Tuesday 10 July 2012

Is it time for politicians to get more intimate with Hoares?

Barclays not only gave me my first bank account, but my first pay slip, too.

In 1972, between school and university, I spent six happy months working for them at 40 Clayton Street West in Newcastle: a branch, like so many hundreds of others around the country, long since closed.

The Barclays branch in Belford, Northumberland: RIP

I was there because, in yet another disgraceful example of privileged networking, the Royal Grammar School traditionally placed a couple of its less brilliant Oxbridge entrants with Barclays for a spot of work experience.

I spent my initial weeks shuffling cheques in the company of a bevy of mini-skirted young women in the first floor “machine room”, home to a single, gigantic adding contraption. Then I graduated to being allowed to serve customers at the counter.

The manager was a figure so stratospherically important that I think I spoke to him twice during my time in his branch, on both occasions to explain who I was and why I was there.

The experience did give me a nerdish lifelong interest in banking. At weekends, I would drive around Northumberland with my school chums, admiring particularly attractive banking outposts and reflecting that there would be many worse fates than to be a rural bank manager: a respected figure in the community, comfortably if not excessively rewarded, getting to know one’s customers as a good banker should.

The still functioning branch of Barclays (formerly North Eastern Bank) in Rothbury, Northumberland

But when it came to the end of my attachment and I had to write a letter to the local directors of Barclays thanking them for the experience and explaining whether I hoped to return to the bank after university, I felt obliged to say “no”.

Mainly because, in those days, I dreamt of being a writer or a bachelor don, holed up in a book-lined room coining incomprehensible academic quips over a glass of dry sherry.

With the benefit of hindsight, I would have been far better employed stamping cheques and counting banknotes – and who knows where it might have led? The late Sir Derek Wanless, only a few years ahead of me at the RGS, started his career as a humble clerk at the NatWest.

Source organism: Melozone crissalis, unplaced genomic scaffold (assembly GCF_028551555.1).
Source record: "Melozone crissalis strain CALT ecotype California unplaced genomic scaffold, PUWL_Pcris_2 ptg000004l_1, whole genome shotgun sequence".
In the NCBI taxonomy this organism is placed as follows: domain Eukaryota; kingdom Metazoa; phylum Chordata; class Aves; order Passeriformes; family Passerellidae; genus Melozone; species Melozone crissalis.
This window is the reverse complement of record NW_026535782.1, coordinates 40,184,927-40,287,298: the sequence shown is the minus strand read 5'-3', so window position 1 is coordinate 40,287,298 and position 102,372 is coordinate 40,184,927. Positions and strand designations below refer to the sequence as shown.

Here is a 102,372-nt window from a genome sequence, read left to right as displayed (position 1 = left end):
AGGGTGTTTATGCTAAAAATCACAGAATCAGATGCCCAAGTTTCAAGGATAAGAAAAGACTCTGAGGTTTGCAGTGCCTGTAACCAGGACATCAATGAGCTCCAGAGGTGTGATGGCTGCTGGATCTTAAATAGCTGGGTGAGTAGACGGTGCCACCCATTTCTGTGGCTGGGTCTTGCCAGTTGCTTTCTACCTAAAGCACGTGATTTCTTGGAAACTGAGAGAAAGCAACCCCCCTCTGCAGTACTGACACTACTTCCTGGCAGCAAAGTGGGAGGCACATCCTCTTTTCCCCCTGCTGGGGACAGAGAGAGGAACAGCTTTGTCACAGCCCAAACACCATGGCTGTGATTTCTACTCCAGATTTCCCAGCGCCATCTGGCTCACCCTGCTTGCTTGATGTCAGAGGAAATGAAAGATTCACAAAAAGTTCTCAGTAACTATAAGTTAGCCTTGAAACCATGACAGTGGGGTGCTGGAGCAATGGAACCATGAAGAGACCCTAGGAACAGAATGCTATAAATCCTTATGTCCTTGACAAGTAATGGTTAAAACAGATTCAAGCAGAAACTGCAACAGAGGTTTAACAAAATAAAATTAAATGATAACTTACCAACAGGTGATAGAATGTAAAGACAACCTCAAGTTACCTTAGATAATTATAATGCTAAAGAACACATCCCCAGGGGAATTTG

Though admittedly that was a more meritocratic institution than Barclays, where in those days the top job was invariably reserved for a descendant of one of its founding Quaker families, with a name like Barclay, Bevan or Tuke.

How it used to be

Fast forward 40 years, and traditional branch banking is all but dead. It is impossible to speak to a human being at the bank where one’s account is nominally held, unless one pitches up in person. Nearly every paper-shuffling task I learned to perform has been computerised, centralised and then exported to India in the name of efficiency.

Interest rates on savings are practically non-existent and the fact that they remain high on loans is of limited relevance given that virtually no individual or business can get one. Not least because no one with what little remains of local knowledge or customer understanding can apparently be trusted to take sensible decisions.

It is clearly far better to be “risk averse” and concentrate all the power and money in a tower at Canary Wharf, where instead of helping a budding entrepreneur to buy some machine tools, it can all be splurged on stratospheric rewards for the tiny few charged with maximising returns by the equivalent of sticking most of the bank’s capital on an outsider in the 3.30 at Pontefract.

The only traditional bank left in Britain is called C Hoare & Co, and in 340 years in business it has magnificently grown from a single branch in London to a grand total of two. It is still owned by the founding family, in an unlimited liability partnership: always a powerful constraint against reckless adventures.

There are obvious risks in suggesting that politicians should get more intimate with Hoares. But when Ed Miliband talks, sensibly enough, about the desirability of more new “challenger banks”, I suggest that he takes a long, hard look at replicating this business model.

Originally published in The Journal, Newcastle upon Tyne.

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